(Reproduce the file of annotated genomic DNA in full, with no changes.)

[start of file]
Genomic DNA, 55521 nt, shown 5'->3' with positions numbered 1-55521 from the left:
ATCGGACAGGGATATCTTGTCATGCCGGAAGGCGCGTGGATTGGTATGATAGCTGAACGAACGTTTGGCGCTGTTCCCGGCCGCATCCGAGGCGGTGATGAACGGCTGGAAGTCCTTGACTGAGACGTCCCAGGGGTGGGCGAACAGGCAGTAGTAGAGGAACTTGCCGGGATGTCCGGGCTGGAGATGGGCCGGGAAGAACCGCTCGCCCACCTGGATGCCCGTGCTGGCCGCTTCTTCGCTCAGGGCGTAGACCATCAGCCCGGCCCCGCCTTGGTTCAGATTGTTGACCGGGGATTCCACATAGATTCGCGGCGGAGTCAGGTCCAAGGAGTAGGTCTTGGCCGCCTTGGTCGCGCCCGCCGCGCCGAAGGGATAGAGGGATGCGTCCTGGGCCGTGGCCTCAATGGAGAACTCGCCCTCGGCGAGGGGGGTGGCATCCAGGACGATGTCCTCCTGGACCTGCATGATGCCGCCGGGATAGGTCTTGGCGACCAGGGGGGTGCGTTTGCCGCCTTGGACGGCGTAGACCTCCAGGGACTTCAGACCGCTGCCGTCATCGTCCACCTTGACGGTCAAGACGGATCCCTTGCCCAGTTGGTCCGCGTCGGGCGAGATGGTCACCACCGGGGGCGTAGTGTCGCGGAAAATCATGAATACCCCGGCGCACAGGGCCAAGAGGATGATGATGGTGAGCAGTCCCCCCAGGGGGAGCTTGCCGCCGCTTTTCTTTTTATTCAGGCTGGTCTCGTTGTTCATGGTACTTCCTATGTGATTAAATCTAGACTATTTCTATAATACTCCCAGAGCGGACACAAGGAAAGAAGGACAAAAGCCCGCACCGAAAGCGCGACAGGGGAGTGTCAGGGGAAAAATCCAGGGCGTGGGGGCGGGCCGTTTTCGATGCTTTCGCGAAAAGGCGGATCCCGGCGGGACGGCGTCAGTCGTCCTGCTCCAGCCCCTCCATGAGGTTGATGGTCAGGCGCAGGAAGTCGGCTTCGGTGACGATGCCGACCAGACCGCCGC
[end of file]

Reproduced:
Genomic DNA, 55521 nt, shown 5'->3' with positions numbered 1-55521 from the left:
ATCGGACAGGGATATCTTGTCATGCCGGAAGGCGCGTGGATTGGTATGATAGCTGAACGAACGTTTGGCGCTGTTCCCGGCCGCATCCGAGGCGGTGATGAACGGCTGGAAGTCCTTGACTGAGACGTCCCAGGGGTGGGCGAACAGGCAGTAGTAGAGGAACTTGCCGGGATGTCCGGGCTGGAGATGGGCCGGGAAGAACCGCTCGCCCACCTGGATGCCCGTGCTGGCCGCTTCTTCGCTCAGGGCGTAGACCATCAGCCCGGCCCCGCCTTGGTTCAGATTGTTGACCGGGGATTCCACATAGATTCGCGGCGGAGTCAGGTCCAAGGAGTAGGTCTTGGCCGCCTTGGTCGCGCCCGCCGCGCCGAAGGGATAGAGGGATGCGTCCTGGGCCGTGGCCTCAATGGAGAACTCGCCCTCGGCGAGGGGGGTGGCATCCAGGACGATGTCCTCCTGGACCTGCATGATGCCGCCGGGATAGGTCTTGGCGACCAGGGGGGTGCGTTTGCCGCCTTGGACGGCGTAGACCTCCAGGGACTTCAGACCGCTGCCGTCATCGTCCACCTTGACGGTCAAGACGGATCCCTTGCCCAGTTGGTCCGCGTCGGGCGAGATGGTCACCACCGGGGGCGTAGTGTCGCGGAAAATCATGAATACCCCGGCGCACAGGGCCAAGAGGATGATGATGGTGAGCAGTCCCCCCAGGGGGAGCTTGCCGCCGCTTTTCTTTTTATTCAGGCTGGTCTCGTTGTTCATGGTACTTCCTATGTGATTAAATCTAGACTATTTCTATAATACTCCCAGAGCGGACACAAGGAAAGAAGGACAAAAGCCCGCACCGAAAGCGCGACAGGGGAGTGTCAGGGGAAAAATCCAGGGCGTGGGGGCGGGCCGTTTTCGATGCTTTCGCGAAAAGGCGGATCCCGGCGGGACGGCGTCAGTCGTCCTGCTCCAGCCCCTCCATGAGGTTGATGGTCAGGCGCAGGAAGTCGGCTTCGGTGACGATGCCGACCAGACCGCCGC